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France said Thursday its warplanes had hit Islamist command posts near the last militant stronghold in northern Mali, as the UN mulled a peacekeeping force to take over the fast-moving French-led operation.
Ground troops gathered at the gates of Kidal, a desert outpost that is the last rebel stronghold yet to be fully recaptured, as France said its fighter jets had blasted command centres, training camps and depots run by Islamist extremists in the mountains north of the town.
Many rebels are believed to have melted away into the desert hills around Kidal since France launched air strikes on January 11 in a surprise assault to block an advance towards Bamako by Al-Qaeda linked extremists who have occupied the north for 10 months.
The latest air strikes were carried out over the past few days in the Aguelhok region near the border with Algeria, a French military spokesman told journalists.
To back up the ground troops already in place, a column of 1,400 Chadian soldiers was heading by road towards Kidal from the Niger border, he added.
Defence Minister Jean-Yves Le Drian said France's air attacks had hit the rebels hard.
"The jihadists suffered heavy losses," Le Drian said. "There were numerous strikes which hit their equipment and men.
"The French intervention has succeeded," he added, saying rebel fighters were "returning home, or trying to cross the borders, which will be more and more difficult... or they are making a tactical retreat".
But, in a sign the insurgents remain a threat despite being routed by the three-week French-led offensive, at least two Malian soldiers were killed when their vehicle drove over a landmine in central territory recaptured last week from the rebels.
Paris has urged dialogue between "non-armed terrorist groups" and Mali's interim government for a long-term solution to the woes of the country, which straddles the Sahara desert and the region to the south known as the Sahel.
Tuareg desert nomads in the north have long felt marginalised by Bamako, and last January rebels launched the latest in a string of insurgencies, kickstarting Mali's rapid implosion.
Their National Movement for the Liberation of Azawad (MNLA) stunned the weak Malian army, whose humiliated soldiers staged a coup in March.
But the juggernaut continued, and the Tuareg -- who had allied with the Islamist groups -- rapidly overrran the vast desert north.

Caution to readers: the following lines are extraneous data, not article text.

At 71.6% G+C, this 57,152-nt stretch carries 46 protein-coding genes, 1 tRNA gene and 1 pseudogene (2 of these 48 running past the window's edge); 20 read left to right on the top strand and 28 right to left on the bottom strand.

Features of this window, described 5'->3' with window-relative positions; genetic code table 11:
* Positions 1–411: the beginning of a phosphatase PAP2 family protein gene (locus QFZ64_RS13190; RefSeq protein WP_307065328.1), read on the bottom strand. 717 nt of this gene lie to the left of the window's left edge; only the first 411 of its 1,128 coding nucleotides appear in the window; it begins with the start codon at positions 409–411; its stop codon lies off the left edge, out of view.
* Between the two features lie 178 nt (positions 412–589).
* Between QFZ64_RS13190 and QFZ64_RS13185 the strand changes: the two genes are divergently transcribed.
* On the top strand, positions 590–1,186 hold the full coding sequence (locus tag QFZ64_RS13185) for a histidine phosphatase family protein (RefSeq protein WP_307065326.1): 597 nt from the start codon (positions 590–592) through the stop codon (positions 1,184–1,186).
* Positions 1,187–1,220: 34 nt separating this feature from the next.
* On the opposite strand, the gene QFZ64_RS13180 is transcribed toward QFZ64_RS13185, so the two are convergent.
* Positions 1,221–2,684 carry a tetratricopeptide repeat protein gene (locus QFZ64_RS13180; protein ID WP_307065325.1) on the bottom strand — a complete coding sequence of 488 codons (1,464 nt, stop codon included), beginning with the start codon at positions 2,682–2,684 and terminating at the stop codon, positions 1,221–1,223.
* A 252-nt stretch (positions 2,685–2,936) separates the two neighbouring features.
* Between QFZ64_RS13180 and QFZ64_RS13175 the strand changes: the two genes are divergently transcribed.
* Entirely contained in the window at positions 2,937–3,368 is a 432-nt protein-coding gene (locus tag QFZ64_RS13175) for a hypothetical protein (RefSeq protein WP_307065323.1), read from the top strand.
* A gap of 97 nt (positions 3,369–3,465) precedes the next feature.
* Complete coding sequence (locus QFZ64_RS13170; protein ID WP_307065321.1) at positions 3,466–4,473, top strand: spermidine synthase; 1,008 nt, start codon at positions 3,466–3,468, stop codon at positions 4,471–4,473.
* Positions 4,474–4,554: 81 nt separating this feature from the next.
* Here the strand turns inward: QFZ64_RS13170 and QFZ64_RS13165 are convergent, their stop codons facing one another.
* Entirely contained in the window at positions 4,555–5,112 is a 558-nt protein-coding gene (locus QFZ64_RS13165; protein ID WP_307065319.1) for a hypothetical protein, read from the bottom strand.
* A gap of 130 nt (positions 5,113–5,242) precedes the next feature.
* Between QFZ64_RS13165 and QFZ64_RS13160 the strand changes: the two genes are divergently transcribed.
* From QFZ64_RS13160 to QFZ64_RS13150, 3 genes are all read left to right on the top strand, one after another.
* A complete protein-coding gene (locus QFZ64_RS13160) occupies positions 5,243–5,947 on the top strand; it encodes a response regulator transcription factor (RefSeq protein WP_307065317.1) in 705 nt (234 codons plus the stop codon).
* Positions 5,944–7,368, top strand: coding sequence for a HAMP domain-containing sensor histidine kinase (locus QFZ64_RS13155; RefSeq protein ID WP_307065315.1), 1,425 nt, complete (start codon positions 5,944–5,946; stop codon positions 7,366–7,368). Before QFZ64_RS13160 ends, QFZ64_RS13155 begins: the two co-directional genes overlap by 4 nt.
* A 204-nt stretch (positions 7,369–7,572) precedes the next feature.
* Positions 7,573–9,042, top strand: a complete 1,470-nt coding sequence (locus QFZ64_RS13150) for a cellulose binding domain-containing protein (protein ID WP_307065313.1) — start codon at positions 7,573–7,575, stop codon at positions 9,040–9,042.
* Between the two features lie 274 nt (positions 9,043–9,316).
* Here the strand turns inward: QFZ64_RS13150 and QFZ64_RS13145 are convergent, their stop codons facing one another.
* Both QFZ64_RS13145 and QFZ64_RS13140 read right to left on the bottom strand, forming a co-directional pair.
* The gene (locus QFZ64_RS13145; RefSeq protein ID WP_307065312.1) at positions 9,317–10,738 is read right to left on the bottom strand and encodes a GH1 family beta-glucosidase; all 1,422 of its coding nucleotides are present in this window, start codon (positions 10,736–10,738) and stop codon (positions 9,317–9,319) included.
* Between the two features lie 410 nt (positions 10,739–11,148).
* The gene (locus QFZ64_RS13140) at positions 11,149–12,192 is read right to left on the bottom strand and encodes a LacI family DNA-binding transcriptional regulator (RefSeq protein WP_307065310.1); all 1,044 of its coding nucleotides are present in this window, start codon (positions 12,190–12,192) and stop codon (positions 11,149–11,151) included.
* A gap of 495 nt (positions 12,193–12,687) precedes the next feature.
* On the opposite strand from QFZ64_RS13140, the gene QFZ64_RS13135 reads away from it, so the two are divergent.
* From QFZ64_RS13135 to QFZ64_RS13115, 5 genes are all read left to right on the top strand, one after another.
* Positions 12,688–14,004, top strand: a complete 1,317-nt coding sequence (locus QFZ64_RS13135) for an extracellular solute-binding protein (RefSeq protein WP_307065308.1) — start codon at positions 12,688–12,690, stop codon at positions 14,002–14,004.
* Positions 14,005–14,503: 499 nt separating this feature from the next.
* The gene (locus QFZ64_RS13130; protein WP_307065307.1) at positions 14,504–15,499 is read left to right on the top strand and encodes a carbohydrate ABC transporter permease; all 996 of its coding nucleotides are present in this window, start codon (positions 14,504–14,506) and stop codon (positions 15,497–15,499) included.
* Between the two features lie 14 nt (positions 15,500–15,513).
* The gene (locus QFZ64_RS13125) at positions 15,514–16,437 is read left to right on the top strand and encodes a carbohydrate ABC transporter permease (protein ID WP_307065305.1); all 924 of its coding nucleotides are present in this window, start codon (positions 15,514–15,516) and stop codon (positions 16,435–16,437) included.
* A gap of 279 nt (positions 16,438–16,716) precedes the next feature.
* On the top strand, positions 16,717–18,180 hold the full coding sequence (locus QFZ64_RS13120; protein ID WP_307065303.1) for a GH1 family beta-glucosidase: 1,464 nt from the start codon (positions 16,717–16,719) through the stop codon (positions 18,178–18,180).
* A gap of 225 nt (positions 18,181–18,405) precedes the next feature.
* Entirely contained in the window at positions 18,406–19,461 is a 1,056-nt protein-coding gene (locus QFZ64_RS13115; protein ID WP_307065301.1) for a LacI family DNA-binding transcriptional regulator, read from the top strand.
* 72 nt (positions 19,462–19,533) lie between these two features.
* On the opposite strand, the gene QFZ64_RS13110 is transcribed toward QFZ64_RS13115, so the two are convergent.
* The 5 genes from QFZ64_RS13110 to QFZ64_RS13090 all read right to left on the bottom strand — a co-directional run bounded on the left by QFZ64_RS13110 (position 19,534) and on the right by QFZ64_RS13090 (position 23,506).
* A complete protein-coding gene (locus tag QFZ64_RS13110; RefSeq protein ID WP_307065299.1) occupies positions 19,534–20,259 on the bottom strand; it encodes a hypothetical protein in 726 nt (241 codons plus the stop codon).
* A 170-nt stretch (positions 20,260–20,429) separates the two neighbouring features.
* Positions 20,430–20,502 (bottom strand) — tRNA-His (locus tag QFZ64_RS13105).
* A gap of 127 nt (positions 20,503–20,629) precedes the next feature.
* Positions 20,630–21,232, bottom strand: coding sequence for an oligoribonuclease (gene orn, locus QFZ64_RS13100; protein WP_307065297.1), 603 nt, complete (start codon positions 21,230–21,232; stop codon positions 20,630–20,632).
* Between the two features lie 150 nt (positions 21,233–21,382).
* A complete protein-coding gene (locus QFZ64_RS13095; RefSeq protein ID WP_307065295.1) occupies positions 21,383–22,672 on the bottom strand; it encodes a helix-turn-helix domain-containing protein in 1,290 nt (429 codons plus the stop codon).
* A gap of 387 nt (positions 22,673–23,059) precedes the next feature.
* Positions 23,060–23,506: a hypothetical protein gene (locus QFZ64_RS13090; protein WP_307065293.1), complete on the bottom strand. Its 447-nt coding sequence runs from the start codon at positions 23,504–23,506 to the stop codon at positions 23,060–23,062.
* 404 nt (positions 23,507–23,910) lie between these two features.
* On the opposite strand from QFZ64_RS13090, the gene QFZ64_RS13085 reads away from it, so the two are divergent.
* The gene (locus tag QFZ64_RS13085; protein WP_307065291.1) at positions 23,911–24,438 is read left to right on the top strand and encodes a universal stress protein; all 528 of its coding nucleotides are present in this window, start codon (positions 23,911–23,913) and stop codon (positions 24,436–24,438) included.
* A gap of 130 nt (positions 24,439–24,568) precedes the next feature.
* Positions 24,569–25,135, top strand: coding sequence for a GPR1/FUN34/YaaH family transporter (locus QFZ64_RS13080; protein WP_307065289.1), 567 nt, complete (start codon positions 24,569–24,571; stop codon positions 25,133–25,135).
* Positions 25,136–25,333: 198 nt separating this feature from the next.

They were soon thrust aside by the extremists, who imposed a brutal form of Islamic law on areas under their control, where offenders were punished by whippings, amputations and executions.
Interim president Dioncounda Traore told French radio RFI he was willing to talk to the secular Tuaregs from the MNLA, but would not meet any of the Islamist groups.
His comments came after former members of rebel group Ansar Dine (Defenders of the Faith) on Monday claimed to have broken away and formed the Islamic Movement of Azawad (MIA), saying it rejected "extremism and terrorism".
MIA remains in control of Kidal, 1,500 kilometres (930 miles) northeast of Bamako, and a spokesman said Wednesday its members were speaking to French forces there.
The group also appealed to the international community to prevent the deployment of Malian and West African troops in the Kidal region before a political solution is reached.
But Traore dismissed the apparent MIA olive branch, saying: "Because fear has now changed sides, they are looking for a way out."
-- EU voices alarm over abuses --
France, Mali's former colonial ruler, is keen to hand over its military operation to nearly 8,000 African troops slowly being deployed.
UN officials said planning was at an advanced stage to gather those forces together under the umbrella of a formal UN peacekeeping operation.
France now has 3,500 troops on the ground and with support from the Mali army, has retaken several rebel strongholds, including the large regional town of Gao and the fabled desert trading post of Timbuktu, with no resistance.
French soldiers remained at Kidal's airport Thursday, after being blocked by a sandstorm. The defence ministry said they would secure the town when the weather cleared.
With the Islamists on the run, rights groups have voiced fears of widespread abuses and reprisals against Tuaregs and Arabs accused of supporting them, after reports of killings by Malian government forces.
The EU said it was "alarmed" by the reports and urged the Malian government to investigate.